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Author Topic: Motorised Side Car  (Read 487 times)
J. Wilhelm
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« on: November 11, 2017, 04:50:20 pm »

Motorised Side Car.

Get rid of the motorcycle and just keep the engine on  one side. Add hot rod wheels and a petrol tank on the other side. I wonder if they added a structure or chassis of sorts. Can't tell from the photos how they attached the steering and suspension mechanisms. They would need something to make the body rigid. But it looks cool as heck.

Discuss.






I don't know about you guys but this looks like a good project...


Cheers,
JW
« Last Edit: November 11, 2017, 05:47:59 pm by J. Wilhelm » Logged

Hektor Plasm
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« Reply #1 on: November 12, 2017, 11:08:59 am »

This is a great idea - I've not seen it before anywhere, and would look great with the Zeppelin style sidecars.

I don't know much of the underside, but I believe there is a subframe that connects the far wheel to the bike, and the body sits on that.
I imagine the drive and steering would be the tricky bits.

Nice find! I want one now...

HP
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« Reply #2 on: November 12, 2017, 11:21:48 am »

What could you call it?  Oh yes, a car.
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« Reply #3 on: November 12, 2017, 11:25:27 am »

Similar concept to a drop-tank racer.
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« Reply #4 on: November 12, 2017, 11:26:29 am »

Deffo NOT a sidecar, they only have 3 wheels, that's a mashup of a quadracycle and a motorbike, nice looking but totally impractical, still get wet and stuck in traffic!
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« Reply #5 on: November 12, 2017, 12:36:20 pm »

I'm afraid it may not be street legal nowadays. To me the grainy lower photo looks like it was taken in the early 1980s at the latest (two early 1980s/late 1970s cars on the road at the same time are a rare occurrence, at least where I live).

Legislation banning these vehicles may not have existed back then. Back in the early 80s there were no modern quad-motorcycles/ all-terrain vehicles (ATV), that I can remember (Quadricycles are much much older than that though dating back to the 19th. C). Unfortunately, later in the 1990s and 2000s in the US and Australia, because of the inherent danger from the hight centre of gravity and oversize wheels in ATV's, all 4 wheel motorcycle based ATVs were banned from the streets. This probably means that this sidecar vehicle as shown, while more stable because of the lower centre of gravity, would still be lumped in the ATV category and thus be banned from the streets (legal for off-road use only).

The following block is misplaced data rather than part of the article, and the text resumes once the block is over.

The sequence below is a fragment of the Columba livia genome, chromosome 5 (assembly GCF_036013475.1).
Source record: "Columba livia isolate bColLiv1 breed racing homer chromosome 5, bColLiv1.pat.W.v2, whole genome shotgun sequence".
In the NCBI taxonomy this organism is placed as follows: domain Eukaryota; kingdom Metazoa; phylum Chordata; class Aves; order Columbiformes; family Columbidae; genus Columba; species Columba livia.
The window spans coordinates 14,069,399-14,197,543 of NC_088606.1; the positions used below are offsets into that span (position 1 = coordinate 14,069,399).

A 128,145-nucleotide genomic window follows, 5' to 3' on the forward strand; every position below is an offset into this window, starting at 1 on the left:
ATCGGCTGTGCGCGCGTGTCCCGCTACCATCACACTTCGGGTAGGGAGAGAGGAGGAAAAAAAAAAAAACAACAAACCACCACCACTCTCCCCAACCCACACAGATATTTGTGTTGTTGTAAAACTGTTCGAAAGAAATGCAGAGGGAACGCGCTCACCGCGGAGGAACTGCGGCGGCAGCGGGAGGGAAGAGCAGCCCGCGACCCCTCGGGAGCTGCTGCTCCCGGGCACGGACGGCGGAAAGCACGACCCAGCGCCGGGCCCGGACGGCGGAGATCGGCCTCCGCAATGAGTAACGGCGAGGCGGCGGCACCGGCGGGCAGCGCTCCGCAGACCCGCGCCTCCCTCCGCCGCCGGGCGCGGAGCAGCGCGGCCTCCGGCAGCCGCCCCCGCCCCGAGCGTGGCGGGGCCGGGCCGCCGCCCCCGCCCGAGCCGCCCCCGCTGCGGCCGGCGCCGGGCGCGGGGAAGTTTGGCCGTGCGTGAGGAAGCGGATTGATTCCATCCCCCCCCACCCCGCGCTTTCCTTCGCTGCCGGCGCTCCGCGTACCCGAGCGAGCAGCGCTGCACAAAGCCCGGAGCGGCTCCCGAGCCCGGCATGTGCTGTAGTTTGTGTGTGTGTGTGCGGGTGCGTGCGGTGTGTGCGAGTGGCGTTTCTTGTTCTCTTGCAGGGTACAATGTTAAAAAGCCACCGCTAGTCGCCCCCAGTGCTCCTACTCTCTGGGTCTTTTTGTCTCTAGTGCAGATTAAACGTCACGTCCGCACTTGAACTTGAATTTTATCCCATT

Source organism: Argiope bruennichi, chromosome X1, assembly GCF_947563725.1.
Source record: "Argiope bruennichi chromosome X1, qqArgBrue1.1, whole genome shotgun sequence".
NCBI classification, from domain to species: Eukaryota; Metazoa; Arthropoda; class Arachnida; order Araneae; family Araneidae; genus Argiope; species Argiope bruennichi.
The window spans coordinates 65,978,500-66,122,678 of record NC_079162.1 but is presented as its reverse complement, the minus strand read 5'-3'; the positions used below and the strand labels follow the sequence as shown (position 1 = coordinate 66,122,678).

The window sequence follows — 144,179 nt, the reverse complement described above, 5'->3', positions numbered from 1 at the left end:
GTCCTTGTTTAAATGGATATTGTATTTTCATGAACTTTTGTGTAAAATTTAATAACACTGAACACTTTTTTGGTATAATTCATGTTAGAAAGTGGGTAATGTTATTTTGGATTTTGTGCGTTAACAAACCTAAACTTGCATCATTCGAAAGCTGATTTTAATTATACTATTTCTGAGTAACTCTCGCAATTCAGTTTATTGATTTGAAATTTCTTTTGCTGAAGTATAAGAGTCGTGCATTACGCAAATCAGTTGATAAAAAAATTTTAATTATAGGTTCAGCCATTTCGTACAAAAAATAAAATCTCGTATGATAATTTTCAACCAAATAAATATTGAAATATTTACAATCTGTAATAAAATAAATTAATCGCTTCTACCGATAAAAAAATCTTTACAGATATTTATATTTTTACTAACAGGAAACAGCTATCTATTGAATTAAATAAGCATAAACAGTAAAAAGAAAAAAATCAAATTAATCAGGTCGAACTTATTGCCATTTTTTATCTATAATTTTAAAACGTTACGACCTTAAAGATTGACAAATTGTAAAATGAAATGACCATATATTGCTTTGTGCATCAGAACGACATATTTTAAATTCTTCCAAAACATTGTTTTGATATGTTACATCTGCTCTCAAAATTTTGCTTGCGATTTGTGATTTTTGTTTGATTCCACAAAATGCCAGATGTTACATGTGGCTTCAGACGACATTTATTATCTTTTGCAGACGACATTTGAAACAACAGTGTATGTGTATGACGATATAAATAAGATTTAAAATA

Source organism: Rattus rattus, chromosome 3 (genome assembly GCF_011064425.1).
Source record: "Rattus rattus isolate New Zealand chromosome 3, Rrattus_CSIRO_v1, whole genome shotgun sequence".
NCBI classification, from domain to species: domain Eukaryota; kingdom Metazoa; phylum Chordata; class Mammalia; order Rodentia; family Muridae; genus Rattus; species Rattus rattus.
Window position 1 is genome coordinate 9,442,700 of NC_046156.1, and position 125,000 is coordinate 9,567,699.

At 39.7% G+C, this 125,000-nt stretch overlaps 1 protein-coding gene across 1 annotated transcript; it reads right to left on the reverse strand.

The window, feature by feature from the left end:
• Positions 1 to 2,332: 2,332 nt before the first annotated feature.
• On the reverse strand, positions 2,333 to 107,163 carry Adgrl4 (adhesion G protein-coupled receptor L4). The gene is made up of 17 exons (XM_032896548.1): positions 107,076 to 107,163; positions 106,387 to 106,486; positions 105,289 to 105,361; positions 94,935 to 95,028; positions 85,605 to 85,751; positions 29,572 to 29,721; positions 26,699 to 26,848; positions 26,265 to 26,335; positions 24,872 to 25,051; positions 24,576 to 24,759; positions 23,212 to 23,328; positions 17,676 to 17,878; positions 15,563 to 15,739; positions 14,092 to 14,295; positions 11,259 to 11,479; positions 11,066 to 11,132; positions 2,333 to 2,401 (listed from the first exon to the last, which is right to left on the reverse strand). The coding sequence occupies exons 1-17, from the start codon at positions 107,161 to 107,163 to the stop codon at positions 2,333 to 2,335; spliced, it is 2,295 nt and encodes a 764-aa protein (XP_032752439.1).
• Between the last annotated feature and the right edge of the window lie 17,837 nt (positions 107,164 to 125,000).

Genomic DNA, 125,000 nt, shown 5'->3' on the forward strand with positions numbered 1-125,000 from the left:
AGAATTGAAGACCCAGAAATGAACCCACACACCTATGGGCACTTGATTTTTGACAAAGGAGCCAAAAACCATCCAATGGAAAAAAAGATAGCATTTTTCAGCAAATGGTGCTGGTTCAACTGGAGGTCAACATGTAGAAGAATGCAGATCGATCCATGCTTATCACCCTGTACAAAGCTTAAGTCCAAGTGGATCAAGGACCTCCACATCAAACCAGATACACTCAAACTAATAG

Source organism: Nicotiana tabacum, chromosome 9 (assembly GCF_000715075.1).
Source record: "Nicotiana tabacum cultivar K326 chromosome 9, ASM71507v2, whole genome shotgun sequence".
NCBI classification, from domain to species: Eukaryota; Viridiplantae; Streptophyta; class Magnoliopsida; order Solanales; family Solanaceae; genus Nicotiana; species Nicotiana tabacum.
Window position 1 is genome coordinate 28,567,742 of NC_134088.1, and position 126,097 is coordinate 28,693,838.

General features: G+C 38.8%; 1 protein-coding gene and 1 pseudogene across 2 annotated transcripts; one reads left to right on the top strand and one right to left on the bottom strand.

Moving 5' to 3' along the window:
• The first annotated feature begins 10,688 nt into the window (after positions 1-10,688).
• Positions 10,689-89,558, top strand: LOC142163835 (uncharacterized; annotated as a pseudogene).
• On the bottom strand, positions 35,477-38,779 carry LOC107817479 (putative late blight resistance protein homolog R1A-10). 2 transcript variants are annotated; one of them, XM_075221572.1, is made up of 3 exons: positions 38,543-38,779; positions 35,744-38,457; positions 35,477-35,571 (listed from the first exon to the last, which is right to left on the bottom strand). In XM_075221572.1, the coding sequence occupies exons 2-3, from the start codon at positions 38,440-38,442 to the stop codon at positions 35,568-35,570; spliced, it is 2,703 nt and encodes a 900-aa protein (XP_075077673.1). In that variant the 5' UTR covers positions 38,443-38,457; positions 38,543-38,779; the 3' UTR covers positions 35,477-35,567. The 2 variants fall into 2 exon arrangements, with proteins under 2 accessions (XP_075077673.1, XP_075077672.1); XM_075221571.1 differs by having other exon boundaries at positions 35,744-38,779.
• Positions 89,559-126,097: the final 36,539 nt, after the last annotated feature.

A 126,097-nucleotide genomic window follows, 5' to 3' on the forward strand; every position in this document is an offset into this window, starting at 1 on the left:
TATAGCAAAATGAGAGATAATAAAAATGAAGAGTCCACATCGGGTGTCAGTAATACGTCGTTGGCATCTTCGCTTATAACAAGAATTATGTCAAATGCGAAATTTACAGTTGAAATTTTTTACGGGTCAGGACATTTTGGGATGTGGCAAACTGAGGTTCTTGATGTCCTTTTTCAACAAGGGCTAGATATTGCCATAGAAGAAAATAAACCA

In order to legalise it, the vehicle would have to pass strict safety standards, depending on where you live. Crashworthiness requirements may make it illegal almost anywhere in the world. Unless the laws are changed or the vehicle is certified somehow. Easy for a large car manufacturer to accomplish, but very difficult for a hobbyist.

Texas, in the sense of restrictions, is a more liberal state, however. I wonder if adding the appropriate lighting and submitting the vehicle to a special driving test (usually reserved for import cars) would suffice to legalize such a vehicle.
« Last Edit: November 12, 2017, 12:38:59 pm by J. Wilhelm » Logged
Banfili
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« Reply #6 on: November 12, 2017, 11:06:59 pm »

Interesting, but impractical, one would think. Not to mention illegal - off roader here.
« Last Edit: November 12, 2017, 11:09:22 pm by Banfili » Logged
J. Wilhelm
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« Reply #7 on: November 13, 2017, 05:43:38 am »

Interesting, but impractical, one would think. Not to mention illegal - off roader here.

Now, after playing the devil's advocate, I'll swing back in support of the vehicle.

I'm not willing to outright call it impractical. That is not a fair assessment. No more impractical than a motorcycle. In fact on account of its bigger size, it'd be safer on the roads, just from a visibility standpoint. Also, in terms of stability, the centre of gravity is lower than a motorcycle, because the driver is sitting at the level of the engine as is the petrol tank. So I don't think that stability is a safety concern. The real issue here is crash-worthiness; The vehicle is a death trap in that sense... But so is any moped (and I see *many* students in Austin driving those Kawasaki mopeds in busy streets, avenues, and in limited cases even at highway speeds), same as any motorcycle, or any motorised tricycle as well. In short, I don't see any difference between this and a motorcycle in terms of safety.

On good weather days - and we do have many in these parts of the world, that could be a good commuter vehicle - and easy to park. On rainy days or frozen days, you'd have to take the bus. I wouldn't say no to having one of those right now.
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Miranda.T
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« Reply #8 on: November 13, 2017, 06:36:55 pm »

Of course, Gromit had one which turned into a porridge shooting aeroplane  Wink (http://www.anticsonline.co.uk/1794_1_11847.html)

Yours,
Miranda.
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« Reply #9 on: November 13, 2017, 07:53:36 pm »

In the UK, you could probably get this registered as a kit car, with a one-off inspection; in France, you could probably get a government grant to manufacture them  Grin